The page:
Authentication does not make the Internet easier to wiretap, quite the reverse.

The only type of authentication that can make the Internet easier to wiretap is authentication with a hole in it.

That is why some people are trying to use DNSSEC as an excuse to push aside the established market based infrastructure of PKI with an alternative with a single root of trust they can control. And not all those people are in the US which suggests to me that some of those countries do not expect to be using the ICANN DNSSEC root.

Which is all going to be an exercise in utter futility in the long run, but in the near term will start to cause all sorts of issues as people try to get control of their local internet.

Greater scrutiny for the privacy practices of social networking sites while LEA get a free pass? Frank Bulk  –  Oct 21, 2010 2:27 PM

There’s been a lot of news about the privacy practices of social networking sites such as facebook and Google’s Buzz, but when LEA talk about gather even more information, they seem to get a free pass!

While the issues aren’t the same, hopefully privacy advocates are educating organizations like the EFF, and vice versa, so that there’s a healthy balance between access and safety.

Is it Intel Inside or a bug inside? Sivasubramanian M  –  Oct 21, 2010 5:34 PM

It is difficult to consider American cyberwar strategic thinking as defensive. If the possibilites include attacking air defenses, hacking voting machines, cyberexploitation, “active threat neutralization”—i.e., logging into anyone’s computer to stop an attack in progress, if the US requires all technologies to have backdoors, if the strategy includes making applications as well as machines more-easily tappable, then it sounds very aggressive, aggressive on the people of America and aggressive on the whole world. This aggressive CyberWarfare stategy is impractical unless US Military and Intelligence draws upon the capabilities of the American companies. Most of the significant companies that offer Computer and Internet hardware, software and services happen to be American. These companies might not even be aware, but their technologies, products and services are bound to be part of America’s Cyber Defense Strategy.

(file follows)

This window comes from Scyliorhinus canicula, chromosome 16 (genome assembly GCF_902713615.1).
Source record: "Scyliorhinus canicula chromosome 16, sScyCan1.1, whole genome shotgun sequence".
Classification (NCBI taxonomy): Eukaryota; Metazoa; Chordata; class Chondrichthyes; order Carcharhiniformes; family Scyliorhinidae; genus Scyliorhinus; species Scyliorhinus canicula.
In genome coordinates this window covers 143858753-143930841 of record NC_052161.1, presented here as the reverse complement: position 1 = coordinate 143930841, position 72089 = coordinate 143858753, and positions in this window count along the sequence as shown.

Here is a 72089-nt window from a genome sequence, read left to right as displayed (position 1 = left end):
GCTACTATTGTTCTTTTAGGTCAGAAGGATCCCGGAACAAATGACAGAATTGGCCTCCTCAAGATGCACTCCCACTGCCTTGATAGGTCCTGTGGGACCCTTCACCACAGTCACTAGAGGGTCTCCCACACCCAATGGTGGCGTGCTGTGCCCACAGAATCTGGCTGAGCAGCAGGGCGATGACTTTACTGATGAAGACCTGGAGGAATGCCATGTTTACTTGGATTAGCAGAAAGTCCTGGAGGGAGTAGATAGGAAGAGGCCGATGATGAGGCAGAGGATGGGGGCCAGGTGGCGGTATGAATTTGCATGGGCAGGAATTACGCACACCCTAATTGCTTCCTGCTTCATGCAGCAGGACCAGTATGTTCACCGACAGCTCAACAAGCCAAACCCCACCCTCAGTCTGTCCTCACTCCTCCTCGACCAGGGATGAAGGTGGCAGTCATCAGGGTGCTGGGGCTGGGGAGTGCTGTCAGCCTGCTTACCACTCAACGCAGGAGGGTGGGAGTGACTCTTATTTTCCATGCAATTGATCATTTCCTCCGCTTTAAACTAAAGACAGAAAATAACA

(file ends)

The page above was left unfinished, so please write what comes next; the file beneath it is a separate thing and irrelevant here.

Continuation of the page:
From these reports it does not appear to be a future event that US military and US intelligence will build in back doors and traps. Everything might be well in place already.

US Government might handle public opinion with its expertise in propaganda. It hired Hollywood for propaganda during World War II. It is a world of a more elaborate media now, so public opinion should be easy for the US Government.

Despite propaganda, International Opinion wouldn’t be easy on America. If the US Government encourages/allows itself to be influenced by, or is just powerless to balance such aggressive military thinking, it would start another wave of distrust around the world against anything American. The rest of the world would distrust not only America, but the American Corporation, its products - processors, memory modules, hard disk drives, modems, routers, its operating systems, its database and application software, Internet security and antivirus software, its cloud and it search engines. Perhaps the American Corporation should increase its Advertising outlays?

Wow, that's a powerful call to arms. Christopher Parente  –  Oct 25, 2010 7:20 PM

Wow, that’s a powerful call to arms. It’s actually full of opinion, not “data points.” And is the New York Times that much of a government patsy?

Which is not to day I disagree with your main point—elements within government do want to trumpet the idea of cyberwar, because it logically leads to a militarized response.

Whether cyber attacks equal cyber war was the topic of a debate I wrote about in June. Marc Rotenberg and Bruce Schneier argued that cyber attacks were serious, but the focus on them was also a way mask government control of the Internet. Unfortunately, their arguments didn’t sway the audience: http://www.circleid.com/posts/20100609_cyber_threats_yes_but_is_it_cyberwar/